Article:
Does TIF Make It More Difficult to Manage Municipal Budgets?
Tax increment financing districts (TIFs) are an approach that involves the designation of a special district to create a nexus between revenues and spending. TIF districts are authorized in almost every state in the United States except Arizona. In 2007 there were about 291 TIF districts in 51 cities and four counties. Funding for TIF districts is mainly from property tax collections. In California, property taxes collected from TIF districts accounted for 10 percent ($2.1 billion) of the state’s total property tax revenue in 2001.
The property tax base in a TIF district is divided into two portions. The first portion is the total assessed taxable property value at the time of designation. The second portion is the increment of the assessed value after the adoption of TIF. Property owners within the TIF district are required to pay the existing property taxes based on the first portion of the assessed value. They also pay additional taxes assessed on the second portion of the tax base at a rate that is the sum of the existing municipal tax rate plus the TIF rate. These collections will be retained by the district for financing economic development. In this paper, David F. Merriman, argues that the experience of the TIF is mixed and he focuses on how TIF might add volatility to municipal budgets.
TIF will affect municipal revenues in two ways. First, when a TIF district is in operation, the municipality will lose property tax collections from that area because the tax base is frozen. All general increases in real estate value will be included in the TIF property tax base. Second, at the end of the TIF agreement, the entire TIF property tax base will go to the municipality as a one-time fiscal payoff. To measure how these arrangements may affect the revenue stability of cities that use TIF, Merriman simulates changes in the tax base of a municipality that has 20 neighborhoods, each of which has an equal chance of being included in a TIF district. The duration of the TIF district is 25 years. The model tracks the market value of properties in TIF and non TIF neighborhoods for 100 years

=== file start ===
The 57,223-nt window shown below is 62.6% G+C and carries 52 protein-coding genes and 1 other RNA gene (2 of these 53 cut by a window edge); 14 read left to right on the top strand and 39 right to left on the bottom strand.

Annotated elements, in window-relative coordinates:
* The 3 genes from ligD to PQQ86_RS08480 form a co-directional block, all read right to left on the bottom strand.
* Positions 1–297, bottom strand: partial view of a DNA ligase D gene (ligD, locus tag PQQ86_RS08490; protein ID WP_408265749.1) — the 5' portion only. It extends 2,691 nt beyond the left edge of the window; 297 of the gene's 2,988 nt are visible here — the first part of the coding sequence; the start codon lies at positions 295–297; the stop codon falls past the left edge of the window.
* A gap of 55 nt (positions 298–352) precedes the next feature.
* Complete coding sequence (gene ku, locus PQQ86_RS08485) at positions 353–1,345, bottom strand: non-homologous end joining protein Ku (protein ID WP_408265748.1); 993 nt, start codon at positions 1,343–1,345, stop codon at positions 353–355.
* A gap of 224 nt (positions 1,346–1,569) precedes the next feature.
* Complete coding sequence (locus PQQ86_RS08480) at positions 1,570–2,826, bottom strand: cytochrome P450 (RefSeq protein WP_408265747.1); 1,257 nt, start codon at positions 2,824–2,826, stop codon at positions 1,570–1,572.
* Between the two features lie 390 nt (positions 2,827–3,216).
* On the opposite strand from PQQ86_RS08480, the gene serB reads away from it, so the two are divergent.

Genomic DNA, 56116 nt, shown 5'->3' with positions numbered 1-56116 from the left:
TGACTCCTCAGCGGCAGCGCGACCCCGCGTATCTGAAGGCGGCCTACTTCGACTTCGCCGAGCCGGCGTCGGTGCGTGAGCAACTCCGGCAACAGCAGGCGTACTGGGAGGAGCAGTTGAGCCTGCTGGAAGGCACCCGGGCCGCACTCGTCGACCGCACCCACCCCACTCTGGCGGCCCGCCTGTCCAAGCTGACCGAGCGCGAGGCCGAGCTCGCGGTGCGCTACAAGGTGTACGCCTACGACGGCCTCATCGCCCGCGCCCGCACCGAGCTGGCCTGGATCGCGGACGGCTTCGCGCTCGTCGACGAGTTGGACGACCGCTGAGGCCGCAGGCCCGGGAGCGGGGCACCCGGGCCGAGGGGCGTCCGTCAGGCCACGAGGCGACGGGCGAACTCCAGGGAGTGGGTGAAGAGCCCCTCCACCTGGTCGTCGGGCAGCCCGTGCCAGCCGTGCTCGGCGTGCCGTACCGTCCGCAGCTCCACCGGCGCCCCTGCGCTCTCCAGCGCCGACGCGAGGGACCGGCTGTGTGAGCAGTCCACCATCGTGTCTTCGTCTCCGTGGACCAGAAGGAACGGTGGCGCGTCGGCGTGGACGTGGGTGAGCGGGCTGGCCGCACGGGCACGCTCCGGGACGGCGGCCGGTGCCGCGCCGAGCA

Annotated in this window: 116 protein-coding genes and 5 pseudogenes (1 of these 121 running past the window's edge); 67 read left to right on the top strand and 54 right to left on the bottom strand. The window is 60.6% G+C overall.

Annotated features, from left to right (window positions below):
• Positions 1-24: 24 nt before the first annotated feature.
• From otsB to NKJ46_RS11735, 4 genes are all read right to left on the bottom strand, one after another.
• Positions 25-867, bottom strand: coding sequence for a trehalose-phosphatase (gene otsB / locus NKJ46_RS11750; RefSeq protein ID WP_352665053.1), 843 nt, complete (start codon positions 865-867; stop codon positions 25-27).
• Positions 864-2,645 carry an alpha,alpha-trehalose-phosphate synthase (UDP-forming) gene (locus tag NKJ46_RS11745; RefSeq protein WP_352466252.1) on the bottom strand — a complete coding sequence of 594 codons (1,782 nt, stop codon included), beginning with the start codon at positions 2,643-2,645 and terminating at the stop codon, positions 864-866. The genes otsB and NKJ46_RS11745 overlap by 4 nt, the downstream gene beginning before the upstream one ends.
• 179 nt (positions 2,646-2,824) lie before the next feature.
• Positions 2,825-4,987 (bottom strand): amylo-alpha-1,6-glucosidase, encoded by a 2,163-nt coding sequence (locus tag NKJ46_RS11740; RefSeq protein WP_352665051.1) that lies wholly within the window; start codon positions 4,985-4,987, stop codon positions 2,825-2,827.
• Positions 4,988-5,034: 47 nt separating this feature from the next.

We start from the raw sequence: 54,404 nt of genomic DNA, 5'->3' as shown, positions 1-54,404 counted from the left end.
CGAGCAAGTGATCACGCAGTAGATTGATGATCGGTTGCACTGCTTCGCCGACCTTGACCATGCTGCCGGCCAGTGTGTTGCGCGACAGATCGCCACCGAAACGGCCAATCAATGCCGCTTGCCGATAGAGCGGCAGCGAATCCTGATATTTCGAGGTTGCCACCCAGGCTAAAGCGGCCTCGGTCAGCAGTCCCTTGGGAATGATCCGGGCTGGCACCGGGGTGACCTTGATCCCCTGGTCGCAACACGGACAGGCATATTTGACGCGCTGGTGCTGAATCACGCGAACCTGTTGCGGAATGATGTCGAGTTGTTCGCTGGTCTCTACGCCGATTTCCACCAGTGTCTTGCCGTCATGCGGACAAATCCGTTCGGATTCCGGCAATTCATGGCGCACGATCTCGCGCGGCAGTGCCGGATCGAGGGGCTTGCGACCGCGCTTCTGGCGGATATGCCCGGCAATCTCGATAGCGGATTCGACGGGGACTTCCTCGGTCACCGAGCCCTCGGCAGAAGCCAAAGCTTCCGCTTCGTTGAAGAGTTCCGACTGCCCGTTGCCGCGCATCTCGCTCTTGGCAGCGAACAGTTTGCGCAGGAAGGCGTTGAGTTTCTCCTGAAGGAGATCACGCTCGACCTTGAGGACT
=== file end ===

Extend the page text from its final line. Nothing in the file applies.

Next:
based on 1,000 simulations.
Assuming a uniform 6 percent growth of property values across TIF and non TIF neighborhoods, Merriman finds that the average municipal tax revenue will slowly fall below 6 percent because the city does not have access to the increment within the TIF district. After 25 years, municipal revenue jumps about 15 percent as the city receives the entire tax base from the dissolved TIF district. Merriman then runs two sets of simulations with the TIF district growing faster than the surrounding neighborhoods. The first set assumes a causal relationship between TIF and the differential growth rate, and the second set supposes no relationship. In both cases, the decline in the municipal tax base is much more erratic than the changes predicted under the assumption of uniform growth. Based on these outcomes, Merriman concludes that TIF districts add long-term volatility to municipal budgets.
This paper was presented at the Lincoln Institute’s Land Policy Conference of 2009 and is Chapter 11 of the book Municipal Revenues and Land Policies.